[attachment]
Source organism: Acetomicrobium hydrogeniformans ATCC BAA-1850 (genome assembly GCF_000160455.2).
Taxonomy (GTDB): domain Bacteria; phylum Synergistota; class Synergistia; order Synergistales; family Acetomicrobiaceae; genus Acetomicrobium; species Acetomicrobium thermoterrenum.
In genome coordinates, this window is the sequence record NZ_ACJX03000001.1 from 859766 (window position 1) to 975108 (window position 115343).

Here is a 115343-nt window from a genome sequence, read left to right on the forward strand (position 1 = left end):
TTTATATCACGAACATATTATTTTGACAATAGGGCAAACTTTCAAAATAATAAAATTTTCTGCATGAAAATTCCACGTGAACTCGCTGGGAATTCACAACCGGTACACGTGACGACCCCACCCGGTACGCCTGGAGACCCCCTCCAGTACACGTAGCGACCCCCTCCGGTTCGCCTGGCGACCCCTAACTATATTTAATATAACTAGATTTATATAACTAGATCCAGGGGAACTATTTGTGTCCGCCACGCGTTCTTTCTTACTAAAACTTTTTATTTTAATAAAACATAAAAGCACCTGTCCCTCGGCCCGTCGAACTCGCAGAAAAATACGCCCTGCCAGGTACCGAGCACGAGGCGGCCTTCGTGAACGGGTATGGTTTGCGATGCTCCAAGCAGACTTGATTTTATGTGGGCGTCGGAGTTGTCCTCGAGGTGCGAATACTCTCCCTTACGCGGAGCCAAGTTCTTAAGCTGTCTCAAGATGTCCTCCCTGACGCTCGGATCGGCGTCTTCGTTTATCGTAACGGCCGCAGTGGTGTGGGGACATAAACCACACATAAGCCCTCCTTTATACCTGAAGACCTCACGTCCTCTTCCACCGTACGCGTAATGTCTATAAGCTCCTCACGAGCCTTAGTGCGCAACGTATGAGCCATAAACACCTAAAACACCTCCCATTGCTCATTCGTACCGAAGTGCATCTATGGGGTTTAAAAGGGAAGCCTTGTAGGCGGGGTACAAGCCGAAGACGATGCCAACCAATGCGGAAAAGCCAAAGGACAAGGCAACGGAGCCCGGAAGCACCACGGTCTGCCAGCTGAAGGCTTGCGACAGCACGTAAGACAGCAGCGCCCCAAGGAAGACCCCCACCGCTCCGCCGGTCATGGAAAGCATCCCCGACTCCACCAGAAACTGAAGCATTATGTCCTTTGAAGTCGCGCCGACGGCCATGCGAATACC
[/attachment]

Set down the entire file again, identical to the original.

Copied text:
Source organism: Acetomicrobium hydrogeniformans ATCC BAA-1850 (genome assembly GCF_000160455.2).
Taxonomy (GTDB): domain Bacteria; phylum Synergistota; class Synergistia; order Synergistales; family Acetomicrobiaceae; genus Acetomicrobium; species Acetomicrobium thermoterrenum.
In genome coordinates, this window is the sequence record NZ_ACJX03000001.1 from 859766 (window position 1) to 975108 (window position 115343).

Here is a 115343-nt window from a genome sequence, read left to right on the forward strand (position 1 = left end):
TTTATATCACGAACATATTATTTTGACAATAGGGCAAACTTTCAAAATAATAAAATTTTCTGCATGAAAATTCCACGTGAACTCGCTGGGAATTCACAACCGGTACACGTGACGACCCCACCCGGTACGCCTGGAGACCCCCTCCAGTACACGTAGCGACCCCCTCCGGTTCGCCTGGCGACCCCTAACTATATTTAATATAACTAGATTTATATAACTAGATCCAGGGGAACTATTTGTGTCCGCCACGCGTTCTTTCTTACTAAAACTTTTTATTTTAATAAAACATAAAAGCACCTGTCCCTCGGCCCGTCGAACTCGCAGAAAAATACGCCCTGCCAGGTACCGAGCACGAGGCGGCCTTCGTGAACGGGTATGGTTTGCGATGCTCCAAGCAGACTTGATTTTATGTGGGCGTCGGAGTTGTCCTCGAGGTGCGAATACTCTCCCTTACGCGGAGCCAAGTTCTTAAGCTGTCTCAAGATGTCCTCCCTGACGCTCGGATCGGCGTCTTCGTTTATCGTAACGGCCGCAGTGGTGTGGGGACATAAACCACACATAAGCCCTCCTTTATACCTGAAGACCTCACGTCCTCTTCCACCGTACGCGTAATGTCTATAAGCTCCTCACGAGCCTTAGTGCGCAACGTATGAGCCATAAACACCTAAAACACCTCCCATTGCTCATTCGTACCGAAGTGCATCTATGGGGTTTAAAAGGGAAGCCTTGTAGGCGGGGTACAAGCCGAAGACGATGCCAACCAATGCGGAAAAGCCAAAGGACAAGGCAACGGAGCCCGGAAGCACCACGGTCTGCCAGCTGAAGGCTTGCGACAGCACGTAAGACAGCAGCGCCCCAAGGAAGACCCCCACCGCTCCGCCGGTCATGGAAAGCATCCCCGACTCCACCAGAAACTGAAGCATTATGTCCTTTGAAGTCGCGCCGACGGCCATGCGAATACC